Grace Kelly would have turned 83 today, which only highlights the tragic fact that she's been gone exactly thirty years now.
When I heard of her untimely death all those years ago, I remember thinking what most of her public must have thought: that her life had been just as dramatic and eventful as any of her films.
Her ascendancy from Grace Kelly to Her Serene Highness, Princess Grace Of Monaco was the stuff of storybooks (and a newspaper editor's dream) in 1956, yet without the "happily ever after" part.
Not to say she was miserable. Over the years, she remained active and visible in a variety of good causes, and she did much for her principality. She had three children, and her marriage to Prince Rainier endured.
Yet inevitably her royal position stifled and isolated her.
She was tempted more than once to get back on-screen, most notably for Alfred Hitchcock's Marnie in 1962, but without the support of her husband and her subjects, that simply wasn't going to happen.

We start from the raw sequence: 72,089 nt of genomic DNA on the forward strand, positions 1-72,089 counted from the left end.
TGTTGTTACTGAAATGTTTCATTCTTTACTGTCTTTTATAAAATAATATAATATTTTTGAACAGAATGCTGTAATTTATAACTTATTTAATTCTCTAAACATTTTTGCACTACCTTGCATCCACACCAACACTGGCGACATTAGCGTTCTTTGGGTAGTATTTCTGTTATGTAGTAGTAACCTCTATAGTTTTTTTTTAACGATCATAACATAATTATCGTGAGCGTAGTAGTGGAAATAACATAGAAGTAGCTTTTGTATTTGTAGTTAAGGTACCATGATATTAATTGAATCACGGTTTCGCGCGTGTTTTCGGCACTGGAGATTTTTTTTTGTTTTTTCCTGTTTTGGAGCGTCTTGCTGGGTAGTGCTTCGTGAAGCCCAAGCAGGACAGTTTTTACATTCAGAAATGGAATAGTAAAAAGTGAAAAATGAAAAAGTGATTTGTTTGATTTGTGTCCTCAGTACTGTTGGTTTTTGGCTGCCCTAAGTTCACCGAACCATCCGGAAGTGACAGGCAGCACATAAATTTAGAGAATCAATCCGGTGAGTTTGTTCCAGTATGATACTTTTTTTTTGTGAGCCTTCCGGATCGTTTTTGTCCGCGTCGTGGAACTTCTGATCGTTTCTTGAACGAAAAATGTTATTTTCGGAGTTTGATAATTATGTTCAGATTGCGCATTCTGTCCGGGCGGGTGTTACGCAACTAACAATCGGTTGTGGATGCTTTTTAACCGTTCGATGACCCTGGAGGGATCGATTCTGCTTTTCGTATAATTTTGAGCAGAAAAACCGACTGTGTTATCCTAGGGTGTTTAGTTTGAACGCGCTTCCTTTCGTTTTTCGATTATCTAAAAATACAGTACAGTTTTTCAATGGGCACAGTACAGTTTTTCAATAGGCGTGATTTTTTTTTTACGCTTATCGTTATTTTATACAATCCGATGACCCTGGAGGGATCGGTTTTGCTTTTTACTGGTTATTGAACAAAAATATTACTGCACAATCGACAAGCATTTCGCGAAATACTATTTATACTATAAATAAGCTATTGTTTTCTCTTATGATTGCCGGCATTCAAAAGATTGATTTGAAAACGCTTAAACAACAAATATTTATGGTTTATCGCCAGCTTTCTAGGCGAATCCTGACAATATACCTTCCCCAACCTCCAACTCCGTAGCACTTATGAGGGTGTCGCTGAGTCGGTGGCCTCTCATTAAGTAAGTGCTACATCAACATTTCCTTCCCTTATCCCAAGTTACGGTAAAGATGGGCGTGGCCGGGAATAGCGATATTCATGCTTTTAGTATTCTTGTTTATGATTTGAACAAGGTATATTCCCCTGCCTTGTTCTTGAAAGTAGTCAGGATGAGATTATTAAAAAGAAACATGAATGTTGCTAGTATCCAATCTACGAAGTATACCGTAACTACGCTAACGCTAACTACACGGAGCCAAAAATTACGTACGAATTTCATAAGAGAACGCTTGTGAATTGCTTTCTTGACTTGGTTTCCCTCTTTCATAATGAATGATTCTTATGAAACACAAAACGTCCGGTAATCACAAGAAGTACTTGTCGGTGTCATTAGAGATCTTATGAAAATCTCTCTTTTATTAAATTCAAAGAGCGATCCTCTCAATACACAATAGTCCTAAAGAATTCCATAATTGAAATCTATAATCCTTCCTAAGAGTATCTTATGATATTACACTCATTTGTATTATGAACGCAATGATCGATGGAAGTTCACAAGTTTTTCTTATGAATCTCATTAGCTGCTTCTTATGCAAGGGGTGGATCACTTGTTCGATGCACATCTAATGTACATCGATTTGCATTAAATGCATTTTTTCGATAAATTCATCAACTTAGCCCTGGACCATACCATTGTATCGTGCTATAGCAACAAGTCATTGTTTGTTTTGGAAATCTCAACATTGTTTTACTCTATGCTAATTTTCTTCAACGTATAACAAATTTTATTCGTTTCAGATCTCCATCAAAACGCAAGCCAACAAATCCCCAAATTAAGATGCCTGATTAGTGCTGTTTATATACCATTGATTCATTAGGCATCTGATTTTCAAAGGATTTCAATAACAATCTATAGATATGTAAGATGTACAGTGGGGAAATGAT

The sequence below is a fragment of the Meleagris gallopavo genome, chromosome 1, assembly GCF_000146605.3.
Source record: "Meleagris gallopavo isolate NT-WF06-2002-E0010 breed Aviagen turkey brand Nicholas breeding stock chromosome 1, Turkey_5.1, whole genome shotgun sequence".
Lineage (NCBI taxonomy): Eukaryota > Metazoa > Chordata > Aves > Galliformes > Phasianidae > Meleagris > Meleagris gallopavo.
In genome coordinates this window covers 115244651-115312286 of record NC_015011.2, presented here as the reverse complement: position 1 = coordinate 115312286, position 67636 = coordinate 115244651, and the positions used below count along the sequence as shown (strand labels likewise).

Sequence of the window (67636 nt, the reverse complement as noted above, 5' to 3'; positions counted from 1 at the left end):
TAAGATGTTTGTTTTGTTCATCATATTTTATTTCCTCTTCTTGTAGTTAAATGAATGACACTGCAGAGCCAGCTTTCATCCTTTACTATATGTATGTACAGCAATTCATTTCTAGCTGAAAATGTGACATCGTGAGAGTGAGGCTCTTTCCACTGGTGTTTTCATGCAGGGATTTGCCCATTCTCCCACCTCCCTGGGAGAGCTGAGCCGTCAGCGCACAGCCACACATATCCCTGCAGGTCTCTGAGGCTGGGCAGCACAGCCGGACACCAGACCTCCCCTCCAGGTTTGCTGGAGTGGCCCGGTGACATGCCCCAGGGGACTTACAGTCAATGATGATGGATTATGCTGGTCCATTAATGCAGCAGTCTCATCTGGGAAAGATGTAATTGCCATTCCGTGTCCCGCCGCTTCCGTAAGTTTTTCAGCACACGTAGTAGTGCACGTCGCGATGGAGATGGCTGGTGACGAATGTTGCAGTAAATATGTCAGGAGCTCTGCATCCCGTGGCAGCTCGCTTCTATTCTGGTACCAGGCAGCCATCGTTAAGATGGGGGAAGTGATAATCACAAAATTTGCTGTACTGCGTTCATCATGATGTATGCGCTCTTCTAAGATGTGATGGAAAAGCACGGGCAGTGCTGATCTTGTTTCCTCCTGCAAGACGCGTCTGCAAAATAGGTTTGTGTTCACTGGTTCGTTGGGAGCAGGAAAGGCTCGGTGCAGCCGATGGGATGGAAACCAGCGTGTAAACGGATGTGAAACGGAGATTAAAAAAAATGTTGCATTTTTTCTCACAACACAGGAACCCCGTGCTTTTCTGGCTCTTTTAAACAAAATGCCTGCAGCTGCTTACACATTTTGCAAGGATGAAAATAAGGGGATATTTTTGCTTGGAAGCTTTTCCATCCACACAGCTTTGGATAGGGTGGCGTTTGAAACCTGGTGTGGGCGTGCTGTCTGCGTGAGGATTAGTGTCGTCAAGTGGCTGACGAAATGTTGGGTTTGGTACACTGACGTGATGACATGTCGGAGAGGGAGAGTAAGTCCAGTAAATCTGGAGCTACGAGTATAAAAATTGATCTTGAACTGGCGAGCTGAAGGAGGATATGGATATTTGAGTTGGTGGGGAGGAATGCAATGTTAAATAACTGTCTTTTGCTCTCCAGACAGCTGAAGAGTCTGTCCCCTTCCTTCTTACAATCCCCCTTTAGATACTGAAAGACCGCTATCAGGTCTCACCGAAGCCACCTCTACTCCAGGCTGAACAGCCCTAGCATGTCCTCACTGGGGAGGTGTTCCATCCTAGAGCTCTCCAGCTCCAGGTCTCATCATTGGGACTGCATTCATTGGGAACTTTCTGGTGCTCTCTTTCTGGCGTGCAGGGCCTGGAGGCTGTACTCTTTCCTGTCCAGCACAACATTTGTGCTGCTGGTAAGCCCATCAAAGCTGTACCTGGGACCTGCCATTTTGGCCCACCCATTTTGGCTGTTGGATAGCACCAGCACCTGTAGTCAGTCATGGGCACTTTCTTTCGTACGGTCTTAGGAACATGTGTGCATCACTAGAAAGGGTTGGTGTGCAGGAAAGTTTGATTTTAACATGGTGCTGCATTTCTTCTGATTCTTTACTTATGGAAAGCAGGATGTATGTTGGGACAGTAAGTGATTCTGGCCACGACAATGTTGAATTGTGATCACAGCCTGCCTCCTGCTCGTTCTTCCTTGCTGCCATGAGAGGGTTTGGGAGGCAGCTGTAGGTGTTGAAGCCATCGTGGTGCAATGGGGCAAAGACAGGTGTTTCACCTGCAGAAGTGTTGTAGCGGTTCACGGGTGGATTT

What of her film legacy? First, the obvious: in movies as in life, she left us too soon. Her film career spanned just six years and a total of eleven films.
Over that short period, however, Grace was very busy indeed.
She played opposite much older actors, and fell in love with more than one of them -- specifically, Bing Crosby and William Holden. She paid a stiff price for these public romances, as the tabloid press had her mating with practically all her co-stars.
She won an Oscar in the time-honored tradition of impossibly beautiful actresses showing they can act by playing frumpy and against type, for 1954's The Country Girl.
And most memorably, in just two years and three films, she became Hitchcock's iconic template for the cool blonde beauty in need of romance or rescue -- or both.
Grace Kelly always wanted to be an actress, and there was both passionate desire and cool calculation in that. She was not only gorgeous physically -- she had innate star quality. And she knew it.
Just watch her film debut in the solid noir suspenser Fourteen Hours (1951), starring Richard Basehart. She's not on for long, but when she is, she squeezes everyone else out of the frame.
Then there's her breakthrough role in High Noon (1952). Though she seems ridiculously young for Gary Cooper, you could understand him riding out of town just for her.